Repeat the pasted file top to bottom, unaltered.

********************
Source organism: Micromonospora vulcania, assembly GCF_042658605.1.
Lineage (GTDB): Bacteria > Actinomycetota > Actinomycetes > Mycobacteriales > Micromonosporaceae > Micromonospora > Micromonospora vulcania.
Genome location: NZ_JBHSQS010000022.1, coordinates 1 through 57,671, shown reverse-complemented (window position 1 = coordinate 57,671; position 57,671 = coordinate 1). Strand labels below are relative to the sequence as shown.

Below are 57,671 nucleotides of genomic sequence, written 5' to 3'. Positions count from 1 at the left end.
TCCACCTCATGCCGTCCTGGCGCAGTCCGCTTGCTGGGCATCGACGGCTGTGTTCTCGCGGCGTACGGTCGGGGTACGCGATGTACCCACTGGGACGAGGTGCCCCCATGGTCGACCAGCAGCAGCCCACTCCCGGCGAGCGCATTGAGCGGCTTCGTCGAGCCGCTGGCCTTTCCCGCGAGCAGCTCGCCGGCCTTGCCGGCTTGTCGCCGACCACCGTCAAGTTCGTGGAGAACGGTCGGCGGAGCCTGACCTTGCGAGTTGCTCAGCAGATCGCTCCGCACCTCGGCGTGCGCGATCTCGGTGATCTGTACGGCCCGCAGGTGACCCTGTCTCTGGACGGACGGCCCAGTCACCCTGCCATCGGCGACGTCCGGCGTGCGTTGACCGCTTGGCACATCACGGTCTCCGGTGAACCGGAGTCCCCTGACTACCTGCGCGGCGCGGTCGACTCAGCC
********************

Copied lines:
Source organism: Micromonospora vulcania, assembly GCF_042658605.1.
Lineage (GTDB): Bacteria > Actinomycetota > Actinomycetes > Mycobacteriales > Micromonosporaceae > Micromonospora > Micromonospora vulcania.
Genome location: NZ_JBHSQS010000022.1, coordinates 1 through 57,671, shown reverse-complemented (window position 1 = coordinate 57,671; position 57,671 = coordinate 1). Strand labels below are relative to the sequence as shown.

Below are 57,671 nucleotides of genomic sequence, written 5' to 3'. Positions count from 1 at the left end.
TCCACCTCATGCCGTCCTGGCGCAGTCCGCTTGCTGGGCATCGACGGCTGTGTTCTCGCGGCGTACGGTCGGGGTACGCGATGTACCCACTGGGACGAGGTGCCCCCATGGTCGACCAGCAGCAGCCCACTCCCGGCGAGCGCATTGAGCGGCTTCGTCGAGCCGCTGGCCTTTCCCGCGAGCAGCTCGCCGGCCTTGCCGGCTTGTCGCCGACCACCGTCAAGTTCGTGGAGAACGGTCGGCGGAGCCTGACCTTGCGAGTTGCTCAGCAGATCGCTCCGCACCTCGGCGTGCGCGATCTCGGTGATCTGTACGGCCCGCAGGTGACCCTGTCTCTGGACGGACGGCCCAGTCACCCTGCCATCGGCGACGTCCGGCGTGCGTTGACCGCTTGGCACATCACGGTCTCCGGTGAACCGGAGTCCCCTGACTACCTGCGCGGCGCGGTCGACTCAGCC